June 21, 2024

French archaeologists have uncovered nine large graves containing the remains of horses from up to 2,000 years ago, in a find described as “extraordinary”.

The 28 stallions, all about six years old, were buried shortly after death, each placed in pits on their right side with their heads facing south. Nearby a grave contained the remains of two dogs, heads to the west.

Experts from France’s National Institute for Preventive Archaeological Research (Inrap), say carbon dating places the remains after the time of the Gallic Wars, around the end of the Roman conquest of what was then Gaul and the beginning of the empire of ancient Rome between 100 BC and 100 AD.

They are examining the bones to try to determine whether the animals were buried after being killed in battle or as part of a complex ritual. An episode of animal disease was deemed unlikely as only adult male horses were buried, but the remains are being examined for parasites.

The discovery came when archaeologists excavated a 5th- to 6th-century site at Villedieu-sur-Indre in central. France where buildings, ditches and a medieval road have also been found. The first pit uncovered contained 10 complete horse skeletons. The animals, which were only 1.2 meters tall, said to be typical of Gallic horses at the time, were carefully placed two deep in two rows.

The animals were found to be placed on their right side with their head facing south. Photo: François Goulin/Inrap

The staging of the burial is similar to earlier discoveries elsewhere in France. In Gondole in the Puy-de-Dôme in 2002, archaeologists uncovered a rectangular tomb containing the bodies of eight Iron Age warriors and their horses in what appeared to be a Celtic burial. The men were all lying on their right sides. Historians believe they may have been warrior companions of a Celtic king who killed himself after he died violently.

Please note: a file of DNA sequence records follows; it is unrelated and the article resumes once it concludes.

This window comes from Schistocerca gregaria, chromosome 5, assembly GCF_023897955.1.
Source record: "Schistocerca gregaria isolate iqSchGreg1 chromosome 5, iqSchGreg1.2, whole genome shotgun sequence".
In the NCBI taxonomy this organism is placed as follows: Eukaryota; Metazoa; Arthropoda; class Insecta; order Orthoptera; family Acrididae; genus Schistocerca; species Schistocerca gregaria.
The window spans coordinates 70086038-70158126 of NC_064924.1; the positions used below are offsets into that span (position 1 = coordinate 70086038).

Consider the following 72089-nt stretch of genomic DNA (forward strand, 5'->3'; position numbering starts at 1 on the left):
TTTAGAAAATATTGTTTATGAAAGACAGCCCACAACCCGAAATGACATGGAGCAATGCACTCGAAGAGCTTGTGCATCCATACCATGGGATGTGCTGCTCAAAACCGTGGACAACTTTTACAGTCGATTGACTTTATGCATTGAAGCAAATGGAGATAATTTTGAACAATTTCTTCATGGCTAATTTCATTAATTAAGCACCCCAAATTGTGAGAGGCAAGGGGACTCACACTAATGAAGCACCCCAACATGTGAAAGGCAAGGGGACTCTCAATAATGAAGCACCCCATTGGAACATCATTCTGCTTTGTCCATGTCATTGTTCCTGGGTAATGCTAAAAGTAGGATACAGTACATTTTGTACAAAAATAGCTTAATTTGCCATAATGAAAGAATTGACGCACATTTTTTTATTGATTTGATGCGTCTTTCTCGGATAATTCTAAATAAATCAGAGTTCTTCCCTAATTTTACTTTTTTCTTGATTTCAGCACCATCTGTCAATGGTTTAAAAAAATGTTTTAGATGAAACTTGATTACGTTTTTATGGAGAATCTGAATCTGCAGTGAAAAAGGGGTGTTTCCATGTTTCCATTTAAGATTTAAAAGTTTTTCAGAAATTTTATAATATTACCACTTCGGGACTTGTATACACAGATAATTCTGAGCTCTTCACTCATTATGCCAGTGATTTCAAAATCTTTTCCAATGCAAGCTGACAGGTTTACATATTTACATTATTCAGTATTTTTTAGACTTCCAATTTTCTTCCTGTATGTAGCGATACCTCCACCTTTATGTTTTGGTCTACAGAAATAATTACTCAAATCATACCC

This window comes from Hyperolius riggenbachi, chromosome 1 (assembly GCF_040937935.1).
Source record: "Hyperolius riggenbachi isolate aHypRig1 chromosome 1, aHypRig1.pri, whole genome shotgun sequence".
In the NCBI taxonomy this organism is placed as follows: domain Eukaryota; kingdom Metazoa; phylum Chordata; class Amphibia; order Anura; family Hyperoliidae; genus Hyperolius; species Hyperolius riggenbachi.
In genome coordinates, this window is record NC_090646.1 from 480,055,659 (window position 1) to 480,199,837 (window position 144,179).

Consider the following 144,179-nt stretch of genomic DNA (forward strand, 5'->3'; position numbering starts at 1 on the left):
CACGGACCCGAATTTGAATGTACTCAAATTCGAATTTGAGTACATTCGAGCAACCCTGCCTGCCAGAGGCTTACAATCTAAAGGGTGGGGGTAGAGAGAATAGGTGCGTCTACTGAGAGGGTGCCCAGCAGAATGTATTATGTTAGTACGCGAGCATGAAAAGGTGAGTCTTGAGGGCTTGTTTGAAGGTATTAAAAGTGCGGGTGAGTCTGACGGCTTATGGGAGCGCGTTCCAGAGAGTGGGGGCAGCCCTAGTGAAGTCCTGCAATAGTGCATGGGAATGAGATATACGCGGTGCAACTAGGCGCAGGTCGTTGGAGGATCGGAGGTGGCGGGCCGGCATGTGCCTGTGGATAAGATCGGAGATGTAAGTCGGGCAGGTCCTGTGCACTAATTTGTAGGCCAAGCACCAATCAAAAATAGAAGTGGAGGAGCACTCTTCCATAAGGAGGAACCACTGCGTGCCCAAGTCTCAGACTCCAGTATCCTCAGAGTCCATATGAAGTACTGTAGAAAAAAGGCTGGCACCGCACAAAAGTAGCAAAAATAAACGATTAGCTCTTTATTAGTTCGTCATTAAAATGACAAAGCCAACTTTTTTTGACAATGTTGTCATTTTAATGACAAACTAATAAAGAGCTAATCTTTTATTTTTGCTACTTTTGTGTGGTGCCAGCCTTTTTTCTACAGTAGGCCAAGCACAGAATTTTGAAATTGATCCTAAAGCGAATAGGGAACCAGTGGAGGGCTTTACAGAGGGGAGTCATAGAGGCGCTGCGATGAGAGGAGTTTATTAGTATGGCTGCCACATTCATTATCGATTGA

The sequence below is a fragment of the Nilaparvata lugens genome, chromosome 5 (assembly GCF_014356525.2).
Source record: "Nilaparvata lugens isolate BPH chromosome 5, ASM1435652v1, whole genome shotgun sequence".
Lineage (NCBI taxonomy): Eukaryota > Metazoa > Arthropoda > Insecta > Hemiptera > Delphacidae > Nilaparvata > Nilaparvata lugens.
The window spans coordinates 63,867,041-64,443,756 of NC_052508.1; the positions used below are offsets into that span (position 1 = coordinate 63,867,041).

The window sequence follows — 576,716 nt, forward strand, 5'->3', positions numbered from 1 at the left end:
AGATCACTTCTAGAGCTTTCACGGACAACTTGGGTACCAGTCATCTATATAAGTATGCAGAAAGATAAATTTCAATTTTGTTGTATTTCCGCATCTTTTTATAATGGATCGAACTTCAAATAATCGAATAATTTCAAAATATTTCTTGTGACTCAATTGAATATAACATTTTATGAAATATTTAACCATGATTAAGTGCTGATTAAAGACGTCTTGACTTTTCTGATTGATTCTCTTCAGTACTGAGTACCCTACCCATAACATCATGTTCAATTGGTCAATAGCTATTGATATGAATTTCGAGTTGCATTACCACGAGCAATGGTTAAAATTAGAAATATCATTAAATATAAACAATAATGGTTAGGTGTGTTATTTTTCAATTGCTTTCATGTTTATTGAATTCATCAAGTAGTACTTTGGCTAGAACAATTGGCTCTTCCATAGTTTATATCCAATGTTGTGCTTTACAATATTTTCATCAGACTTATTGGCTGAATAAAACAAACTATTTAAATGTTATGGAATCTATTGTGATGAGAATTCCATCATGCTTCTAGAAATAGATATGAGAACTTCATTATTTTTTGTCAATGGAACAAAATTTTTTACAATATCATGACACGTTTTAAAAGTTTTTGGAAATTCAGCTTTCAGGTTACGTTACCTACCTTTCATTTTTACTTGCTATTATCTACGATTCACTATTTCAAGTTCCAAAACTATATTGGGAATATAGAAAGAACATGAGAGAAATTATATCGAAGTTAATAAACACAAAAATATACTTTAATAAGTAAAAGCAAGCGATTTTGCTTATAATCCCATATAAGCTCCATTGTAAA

Isabelle Pichon, the head of archaeological operations for Inrap, said the latest find was “extraordinary… but a mystery.

“We think because of where they’re buried that they’re linked to the Gallic wars that Julius Caesar fought in the 1st century BC, but that’s still just a theory,” she said. “We know there was an important battle and the Roman army passed not far from here, but we have so little evidence and so far we have found nothing to indicate how they died. However, we cannot rule out that it was a ritual burial, even if there were no objects buried with the horses.”

Pichon said DNA samples were taken from the bones and samples of sediment around them.

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“We know that the Gauls had small horses of this type, but we also know that some of the Roman auxiliaries had them too, so hopefully some of the DNA samples we’ve taken will provide some answers,” she said. said.

“This is an extraordinary discovery because of the rarity of such finds, but it is a mystery. What we do know is that these horses were buried with special care. They weren’t just thrown into the pit, so they were treated with care and respect.”

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